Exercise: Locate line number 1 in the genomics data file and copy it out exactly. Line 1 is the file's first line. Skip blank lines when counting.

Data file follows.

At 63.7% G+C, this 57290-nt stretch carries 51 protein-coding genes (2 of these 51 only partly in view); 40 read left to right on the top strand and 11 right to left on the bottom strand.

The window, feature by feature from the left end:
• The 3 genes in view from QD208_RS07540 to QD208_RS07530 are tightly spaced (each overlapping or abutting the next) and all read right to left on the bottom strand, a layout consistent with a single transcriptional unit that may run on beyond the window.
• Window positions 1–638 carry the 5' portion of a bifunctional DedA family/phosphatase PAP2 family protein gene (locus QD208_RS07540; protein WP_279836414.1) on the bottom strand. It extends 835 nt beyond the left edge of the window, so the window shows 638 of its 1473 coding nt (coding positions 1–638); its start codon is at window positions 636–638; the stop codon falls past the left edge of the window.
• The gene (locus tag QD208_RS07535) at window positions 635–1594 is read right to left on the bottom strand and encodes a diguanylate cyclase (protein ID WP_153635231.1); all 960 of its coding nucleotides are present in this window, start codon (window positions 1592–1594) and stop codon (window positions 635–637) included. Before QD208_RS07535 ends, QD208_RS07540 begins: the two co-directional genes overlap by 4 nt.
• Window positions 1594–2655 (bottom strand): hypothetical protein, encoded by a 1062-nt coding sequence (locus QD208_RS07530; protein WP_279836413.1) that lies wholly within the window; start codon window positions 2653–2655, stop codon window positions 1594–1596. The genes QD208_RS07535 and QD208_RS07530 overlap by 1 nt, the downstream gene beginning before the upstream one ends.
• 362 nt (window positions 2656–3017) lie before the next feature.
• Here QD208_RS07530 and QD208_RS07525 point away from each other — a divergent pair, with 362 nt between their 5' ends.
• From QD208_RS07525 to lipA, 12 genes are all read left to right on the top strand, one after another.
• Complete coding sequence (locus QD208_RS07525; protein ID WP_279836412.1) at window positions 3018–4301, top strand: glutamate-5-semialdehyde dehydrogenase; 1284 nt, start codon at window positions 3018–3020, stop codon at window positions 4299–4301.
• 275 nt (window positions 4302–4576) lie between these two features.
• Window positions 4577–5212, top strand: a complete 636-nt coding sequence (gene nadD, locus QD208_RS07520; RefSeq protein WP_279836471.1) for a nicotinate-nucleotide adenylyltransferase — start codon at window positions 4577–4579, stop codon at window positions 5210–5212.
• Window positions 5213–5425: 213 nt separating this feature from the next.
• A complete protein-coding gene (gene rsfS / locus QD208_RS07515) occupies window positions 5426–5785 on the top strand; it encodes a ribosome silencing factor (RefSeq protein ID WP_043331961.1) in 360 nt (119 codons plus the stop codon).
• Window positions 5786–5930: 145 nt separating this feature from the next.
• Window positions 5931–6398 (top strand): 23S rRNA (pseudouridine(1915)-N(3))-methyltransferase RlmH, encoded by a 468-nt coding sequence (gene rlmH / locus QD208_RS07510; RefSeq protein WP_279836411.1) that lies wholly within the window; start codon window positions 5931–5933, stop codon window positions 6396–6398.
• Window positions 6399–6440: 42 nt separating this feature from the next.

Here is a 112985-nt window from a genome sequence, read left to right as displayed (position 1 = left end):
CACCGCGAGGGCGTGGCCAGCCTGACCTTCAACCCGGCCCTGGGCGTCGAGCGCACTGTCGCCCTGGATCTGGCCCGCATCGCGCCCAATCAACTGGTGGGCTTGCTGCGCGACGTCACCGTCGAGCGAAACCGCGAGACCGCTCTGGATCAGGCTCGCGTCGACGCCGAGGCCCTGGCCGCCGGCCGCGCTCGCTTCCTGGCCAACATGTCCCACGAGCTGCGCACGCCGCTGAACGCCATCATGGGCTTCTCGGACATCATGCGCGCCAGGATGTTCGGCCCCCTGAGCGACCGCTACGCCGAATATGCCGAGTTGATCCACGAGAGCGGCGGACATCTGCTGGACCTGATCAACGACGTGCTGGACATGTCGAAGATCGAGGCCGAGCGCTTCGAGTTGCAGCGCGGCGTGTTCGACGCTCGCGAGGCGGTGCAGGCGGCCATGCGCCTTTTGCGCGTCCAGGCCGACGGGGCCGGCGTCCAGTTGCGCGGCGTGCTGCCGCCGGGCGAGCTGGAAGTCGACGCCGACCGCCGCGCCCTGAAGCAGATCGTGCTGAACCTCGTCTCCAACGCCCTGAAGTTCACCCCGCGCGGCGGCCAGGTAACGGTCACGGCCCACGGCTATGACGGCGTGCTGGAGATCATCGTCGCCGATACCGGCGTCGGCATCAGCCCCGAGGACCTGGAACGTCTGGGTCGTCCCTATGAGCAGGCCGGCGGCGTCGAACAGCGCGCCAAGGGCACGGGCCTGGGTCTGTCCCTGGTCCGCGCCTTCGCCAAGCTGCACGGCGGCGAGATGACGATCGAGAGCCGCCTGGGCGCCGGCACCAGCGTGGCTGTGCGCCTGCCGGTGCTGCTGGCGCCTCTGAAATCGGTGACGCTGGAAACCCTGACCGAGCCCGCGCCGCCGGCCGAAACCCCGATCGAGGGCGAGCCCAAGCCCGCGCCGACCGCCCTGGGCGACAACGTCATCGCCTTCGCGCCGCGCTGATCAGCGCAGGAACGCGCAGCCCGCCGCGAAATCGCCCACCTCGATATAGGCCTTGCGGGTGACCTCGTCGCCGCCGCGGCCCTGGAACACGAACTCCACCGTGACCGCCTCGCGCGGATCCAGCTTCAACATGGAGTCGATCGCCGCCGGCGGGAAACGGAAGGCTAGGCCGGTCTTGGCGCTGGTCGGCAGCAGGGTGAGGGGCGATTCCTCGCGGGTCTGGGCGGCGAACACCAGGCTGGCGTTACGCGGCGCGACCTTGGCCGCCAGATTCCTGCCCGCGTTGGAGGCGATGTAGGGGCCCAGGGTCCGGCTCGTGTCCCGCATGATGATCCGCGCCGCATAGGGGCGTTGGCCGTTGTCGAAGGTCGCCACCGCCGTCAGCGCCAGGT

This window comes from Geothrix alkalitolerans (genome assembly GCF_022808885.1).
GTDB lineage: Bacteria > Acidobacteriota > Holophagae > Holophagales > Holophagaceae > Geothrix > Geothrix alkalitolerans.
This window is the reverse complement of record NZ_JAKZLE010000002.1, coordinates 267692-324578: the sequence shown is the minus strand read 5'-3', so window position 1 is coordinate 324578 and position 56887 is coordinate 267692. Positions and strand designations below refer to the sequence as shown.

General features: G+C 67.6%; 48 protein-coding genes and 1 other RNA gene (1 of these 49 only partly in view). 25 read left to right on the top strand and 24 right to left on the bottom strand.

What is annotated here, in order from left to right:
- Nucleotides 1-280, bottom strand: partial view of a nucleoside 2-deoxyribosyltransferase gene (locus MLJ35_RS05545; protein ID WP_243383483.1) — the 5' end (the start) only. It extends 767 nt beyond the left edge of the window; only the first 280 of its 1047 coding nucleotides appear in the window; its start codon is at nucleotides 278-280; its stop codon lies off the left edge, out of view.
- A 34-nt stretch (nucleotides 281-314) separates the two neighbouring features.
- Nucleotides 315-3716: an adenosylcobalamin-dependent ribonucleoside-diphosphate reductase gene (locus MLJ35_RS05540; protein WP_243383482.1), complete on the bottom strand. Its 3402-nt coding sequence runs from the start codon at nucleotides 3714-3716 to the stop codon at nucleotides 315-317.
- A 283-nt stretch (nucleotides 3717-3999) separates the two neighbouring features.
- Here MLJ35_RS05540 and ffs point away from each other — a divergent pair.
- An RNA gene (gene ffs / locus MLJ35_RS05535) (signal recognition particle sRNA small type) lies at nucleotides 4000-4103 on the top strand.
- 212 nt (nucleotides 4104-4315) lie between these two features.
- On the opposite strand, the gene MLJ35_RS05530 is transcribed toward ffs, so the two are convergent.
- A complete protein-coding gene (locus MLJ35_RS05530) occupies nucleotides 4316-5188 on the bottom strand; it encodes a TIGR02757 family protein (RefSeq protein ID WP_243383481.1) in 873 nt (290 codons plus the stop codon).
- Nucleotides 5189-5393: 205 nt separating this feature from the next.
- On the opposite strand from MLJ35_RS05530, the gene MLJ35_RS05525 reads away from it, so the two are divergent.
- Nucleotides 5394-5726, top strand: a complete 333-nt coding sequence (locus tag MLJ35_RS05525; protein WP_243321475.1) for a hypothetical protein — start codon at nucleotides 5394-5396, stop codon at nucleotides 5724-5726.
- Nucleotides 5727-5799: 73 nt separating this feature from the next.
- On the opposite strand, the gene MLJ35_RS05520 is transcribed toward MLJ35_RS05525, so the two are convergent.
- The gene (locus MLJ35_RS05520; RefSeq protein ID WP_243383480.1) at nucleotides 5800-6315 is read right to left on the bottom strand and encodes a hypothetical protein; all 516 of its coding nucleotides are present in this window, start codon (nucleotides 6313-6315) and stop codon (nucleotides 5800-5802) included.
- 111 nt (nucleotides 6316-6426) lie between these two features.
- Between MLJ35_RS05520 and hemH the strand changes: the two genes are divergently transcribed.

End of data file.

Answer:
At 63.7% G+C, this 57290-nt stretch carries 51 protein-coding genes (2 of these 51 only partly in view); 40 read left to right on the top strand and 11 right to left on the bottom strand.